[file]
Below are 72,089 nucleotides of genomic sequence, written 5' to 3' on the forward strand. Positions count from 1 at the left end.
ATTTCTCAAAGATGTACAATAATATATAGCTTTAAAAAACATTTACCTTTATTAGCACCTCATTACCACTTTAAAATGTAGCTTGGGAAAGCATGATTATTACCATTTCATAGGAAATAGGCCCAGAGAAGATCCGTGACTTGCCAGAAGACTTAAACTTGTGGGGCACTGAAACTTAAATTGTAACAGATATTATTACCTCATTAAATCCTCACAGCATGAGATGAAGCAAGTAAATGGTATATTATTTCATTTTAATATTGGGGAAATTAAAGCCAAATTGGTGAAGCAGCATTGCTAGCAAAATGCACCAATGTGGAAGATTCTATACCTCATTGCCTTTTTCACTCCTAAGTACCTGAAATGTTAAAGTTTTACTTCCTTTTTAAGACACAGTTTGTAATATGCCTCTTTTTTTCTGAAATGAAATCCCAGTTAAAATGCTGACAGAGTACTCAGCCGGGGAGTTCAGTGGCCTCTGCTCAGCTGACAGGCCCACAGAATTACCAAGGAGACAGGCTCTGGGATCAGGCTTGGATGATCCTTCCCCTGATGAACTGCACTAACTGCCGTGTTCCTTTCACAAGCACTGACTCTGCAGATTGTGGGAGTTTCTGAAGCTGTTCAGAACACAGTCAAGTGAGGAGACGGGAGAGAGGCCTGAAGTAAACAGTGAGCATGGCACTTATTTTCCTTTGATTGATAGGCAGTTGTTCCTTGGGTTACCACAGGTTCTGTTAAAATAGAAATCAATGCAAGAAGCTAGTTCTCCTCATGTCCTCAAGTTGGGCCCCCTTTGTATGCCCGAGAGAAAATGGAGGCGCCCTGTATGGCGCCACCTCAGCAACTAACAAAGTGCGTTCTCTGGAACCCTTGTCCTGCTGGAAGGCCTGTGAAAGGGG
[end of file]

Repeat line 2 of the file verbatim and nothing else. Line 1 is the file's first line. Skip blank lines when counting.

ATTTCTCAAAGATGTACAATAATATATAGCTTTAAAAAACATTTACCTTTATTAGCACCTCATTACCACTTTAAAATGTAGCTTGGGAAAGCATGATTATTACCATTTCATAGGAAATAGGCCCAGAGAAGATCCGTGACTTGCCAGAAGACTTAAACTTGTGGGGCACTGAAACTTAAATTGTAACAGATATTATTACCTCATTAAATCCTCACAGCATGAGATGAAGCAAGTAAATGGTATATTATTTCATTTTAATATTGGGGAAATTAAAGCCAAATTGGTGAAGCAGCATTGCTAGCAAAATGCACCAATGTGGAAGATTCTATACCTCATTGCCTTTTTCACTCCTAAGTACCTGAAATGTTAAAGTTTTACTTCCTTTTTAAGACACAGTTTGTAATATGCCTCTTTTTTTCTGAAATGAAATCCCAGTTAAAATGCTGACAGAGTACTCAGCCGGGGAGTTCAGTGGCCTCTGCTCAGCTGACAGGCCCACAGAATTACCAAGGAGACAGGCTCTGGGATCAGGCTTGGATGATCCTTCCCCTGATGAACTGCACTAACTGCCGTGTTCCTTTCACAAGCACTGACTCTGCAGATTGTGGGAGTTTCTGAAGCTGTTCAGAACACAGTCAAGTGAGGAGACGGGAGAGAGGCCTGAAGTAAACAGTGAGCATGGCACTTATTTTCCTTTGATTGATAGGCAGTTGTTCCTTGGGTTACCACAGGTTCTGTTAAAATAGAAATCAATGCAAGAAGCTAGTTCTCCTCATGTCCTCAAGTTGGGCCCCCTTTGTATGCCCGAGAGAAAATGGAGGCGCCCTGTATGGCGCCACCTCAGCAACTAACAAAGTGCGTTCTCTGGAACCCTTGTCCTGCTGGAAGGCCTGTGAAAGGGG